Billy Bragg and Joe Henry's excellent Shine a Light was one of my favourite folk albums of 2016. It saw the intercontinental songwriting duo recording great American train songs on board a train going from Chicago to Los Angeles, as well as at train stations, on platforms and in hotel rooms. But it was not, Henry told Hillside's main stage crowd Sunday night by way of an introduction, a project done out of nostalgia: "Bill and I wanted to reclaim some of our folk traditions the way theatre companies still do King Lear," he explained. The project was guided in part by their "patron saint" Lead Belly (they kicked their set off with his "In the Pines"), but their approach was more Louvin Brothers: Close vocal harmonies and both men often singing together.
Live, the old songs felt both contemporary and familiar, with Bragg and especially Henry's banter providing poetic context. They acknowledged all the immigrants — and recently freed slaves — who were involved in building the railroads, as well as the passage by El Paso, Texas, with Mexico on the other side, lending new meaning to the Carter Family song, "Railroading on the Great Divide."
Heartbreakingly, you can't take a passenger train to Nashville anymore; the train station is now a hotel that the duo stayed in. And where passenger trains run, they are often meant for tourists, running once every day or two. They sang "The L&N Don't Stop Here Anymore," with Henry's hummed harmonies and guitar intricacies making it sound quietly haunted.
In addition to the songs off of Shine a Light, Bragg and Henry played a few that occurred to them as being train songs after they'd completed their voyage: Bob Dylan's "Tonight I'll Be Staying Here With You," in which they traded off lines on the bridge, and Woody Guthrie's "Ramblin' Round" (which sounds like "Goodnight, Irene," another Lead Belly tune).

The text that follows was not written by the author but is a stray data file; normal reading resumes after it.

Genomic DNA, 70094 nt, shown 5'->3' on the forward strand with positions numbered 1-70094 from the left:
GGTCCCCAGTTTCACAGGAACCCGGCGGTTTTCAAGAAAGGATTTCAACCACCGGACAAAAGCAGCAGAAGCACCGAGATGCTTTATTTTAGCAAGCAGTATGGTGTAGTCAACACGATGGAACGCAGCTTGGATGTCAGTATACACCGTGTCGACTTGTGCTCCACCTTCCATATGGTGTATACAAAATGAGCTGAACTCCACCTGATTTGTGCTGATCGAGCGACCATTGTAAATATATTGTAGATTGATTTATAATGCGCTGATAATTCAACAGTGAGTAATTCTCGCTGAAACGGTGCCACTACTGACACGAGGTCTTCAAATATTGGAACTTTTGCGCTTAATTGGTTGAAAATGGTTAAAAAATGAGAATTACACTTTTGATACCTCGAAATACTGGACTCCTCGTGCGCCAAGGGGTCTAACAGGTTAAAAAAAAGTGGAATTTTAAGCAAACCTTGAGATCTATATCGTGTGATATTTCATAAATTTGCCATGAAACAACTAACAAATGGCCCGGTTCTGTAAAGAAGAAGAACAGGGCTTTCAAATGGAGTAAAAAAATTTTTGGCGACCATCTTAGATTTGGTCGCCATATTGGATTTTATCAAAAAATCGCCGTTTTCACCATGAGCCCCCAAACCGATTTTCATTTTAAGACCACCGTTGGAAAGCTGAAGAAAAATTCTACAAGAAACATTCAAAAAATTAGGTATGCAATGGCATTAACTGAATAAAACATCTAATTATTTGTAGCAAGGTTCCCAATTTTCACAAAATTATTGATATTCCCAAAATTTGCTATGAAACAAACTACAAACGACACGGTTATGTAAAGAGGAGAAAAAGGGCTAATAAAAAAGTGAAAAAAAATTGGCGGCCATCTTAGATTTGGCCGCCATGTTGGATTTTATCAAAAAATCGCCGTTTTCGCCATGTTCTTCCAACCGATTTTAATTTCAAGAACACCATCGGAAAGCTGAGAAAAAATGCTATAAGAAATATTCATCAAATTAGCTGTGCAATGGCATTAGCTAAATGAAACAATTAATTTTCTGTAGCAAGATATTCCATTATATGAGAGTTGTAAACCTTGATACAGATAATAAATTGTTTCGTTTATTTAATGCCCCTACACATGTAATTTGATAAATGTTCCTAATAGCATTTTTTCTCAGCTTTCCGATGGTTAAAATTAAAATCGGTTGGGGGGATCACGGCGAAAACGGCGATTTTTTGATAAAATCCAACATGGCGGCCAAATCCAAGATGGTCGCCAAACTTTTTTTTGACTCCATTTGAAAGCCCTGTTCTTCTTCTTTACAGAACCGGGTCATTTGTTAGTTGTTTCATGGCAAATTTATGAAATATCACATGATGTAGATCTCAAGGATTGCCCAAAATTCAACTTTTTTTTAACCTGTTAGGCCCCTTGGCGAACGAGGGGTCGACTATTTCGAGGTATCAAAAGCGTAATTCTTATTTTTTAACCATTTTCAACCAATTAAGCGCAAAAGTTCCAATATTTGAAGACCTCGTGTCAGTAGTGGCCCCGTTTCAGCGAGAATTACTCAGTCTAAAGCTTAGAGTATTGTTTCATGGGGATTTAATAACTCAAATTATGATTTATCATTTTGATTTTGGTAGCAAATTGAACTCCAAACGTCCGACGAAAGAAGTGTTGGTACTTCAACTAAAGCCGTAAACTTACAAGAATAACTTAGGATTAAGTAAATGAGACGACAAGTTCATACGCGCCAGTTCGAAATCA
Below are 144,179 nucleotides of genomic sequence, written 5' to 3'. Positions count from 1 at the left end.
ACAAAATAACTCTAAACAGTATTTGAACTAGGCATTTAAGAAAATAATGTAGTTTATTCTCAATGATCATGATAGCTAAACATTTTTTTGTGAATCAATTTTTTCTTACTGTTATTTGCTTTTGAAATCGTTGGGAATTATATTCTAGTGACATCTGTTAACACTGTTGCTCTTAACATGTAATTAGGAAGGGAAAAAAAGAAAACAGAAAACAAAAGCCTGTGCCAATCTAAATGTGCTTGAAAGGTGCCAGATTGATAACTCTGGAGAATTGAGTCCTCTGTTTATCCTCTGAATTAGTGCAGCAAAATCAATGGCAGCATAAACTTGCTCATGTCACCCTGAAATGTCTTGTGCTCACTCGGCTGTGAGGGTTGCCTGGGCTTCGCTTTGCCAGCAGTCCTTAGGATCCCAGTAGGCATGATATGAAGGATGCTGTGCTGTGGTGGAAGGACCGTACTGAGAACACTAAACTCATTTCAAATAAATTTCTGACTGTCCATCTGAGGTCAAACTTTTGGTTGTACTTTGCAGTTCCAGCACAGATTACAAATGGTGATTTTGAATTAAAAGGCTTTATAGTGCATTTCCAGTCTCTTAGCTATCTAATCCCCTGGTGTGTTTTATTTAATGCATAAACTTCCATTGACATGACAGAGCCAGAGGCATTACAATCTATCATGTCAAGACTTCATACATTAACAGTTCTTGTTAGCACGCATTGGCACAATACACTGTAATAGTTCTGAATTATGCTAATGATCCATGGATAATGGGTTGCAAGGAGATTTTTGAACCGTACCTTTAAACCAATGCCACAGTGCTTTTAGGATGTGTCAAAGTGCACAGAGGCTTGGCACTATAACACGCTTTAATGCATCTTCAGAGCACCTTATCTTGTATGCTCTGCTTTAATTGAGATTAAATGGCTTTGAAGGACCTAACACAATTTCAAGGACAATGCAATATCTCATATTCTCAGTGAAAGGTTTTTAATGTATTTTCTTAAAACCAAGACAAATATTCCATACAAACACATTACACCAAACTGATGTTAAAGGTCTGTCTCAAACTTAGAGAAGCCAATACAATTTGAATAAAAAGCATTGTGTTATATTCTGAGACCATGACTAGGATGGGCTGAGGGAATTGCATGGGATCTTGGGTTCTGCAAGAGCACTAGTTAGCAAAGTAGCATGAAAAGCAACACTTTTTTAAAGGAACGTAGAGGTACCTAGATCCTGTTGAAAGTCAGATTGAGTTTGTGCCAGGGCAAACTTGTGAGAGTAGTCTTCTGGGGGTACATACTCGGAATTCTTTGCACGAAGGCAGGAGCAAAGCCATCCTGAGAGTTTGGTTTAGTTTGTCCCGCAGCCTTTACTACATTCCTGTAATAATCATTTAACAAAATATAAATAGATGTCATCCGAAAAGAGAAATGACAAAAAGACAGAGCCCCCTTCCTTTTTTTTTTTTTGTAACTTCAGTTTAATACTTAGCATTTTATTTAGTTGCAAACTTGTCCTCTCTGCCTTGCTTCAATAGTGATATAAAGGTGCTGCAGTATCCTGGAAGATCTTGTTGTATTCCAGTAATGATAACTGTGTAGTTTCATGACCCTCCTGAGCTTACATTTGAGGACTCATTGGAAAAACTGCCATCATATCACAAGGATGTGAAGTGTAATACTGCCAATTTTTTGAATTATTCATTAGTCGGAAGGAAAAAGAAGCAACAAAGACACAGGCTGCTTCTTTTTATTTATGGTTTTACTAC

Some of the inclusions were obvious: call-and-response "Rock Island Line," led by Henry, and "The Midnight Special," from which Shine a Light draws its title (prisoners at the Sugarland prison farm believed if the train's lights shined on you, you would be next to get parole) but some of the songs weren't as immediately obvious in their connection. They sang Gordon Lightfoot's "Early Morning Rain" — about the disconnect between the plane and train age — and (my favourite) the fluid "Gentle on My Mind," by John Hartford.
"We both loved it our whole lives," Henry said, "And we realized after playing it together in a sleeper car that the character speaking was doing so from a hobo jungle remembering the spectre of love." It's written from the perspective of a transient in a train yard.
The thing that ties these songs to the modern day isn't so much trains, as technology keeps changing, but that they are stories about struggle and freedom and economic migration. As Bragg mentioned in a brief two-song solo set (both singers sang a couple of tunes alone before coming back together), folk music is about empathy, and empathy mixed with activism equals solidarity. As we walked away that night, Bragg's "There Is Power in a Union" — which the crowd had eagerly sung along to — lingered in the air.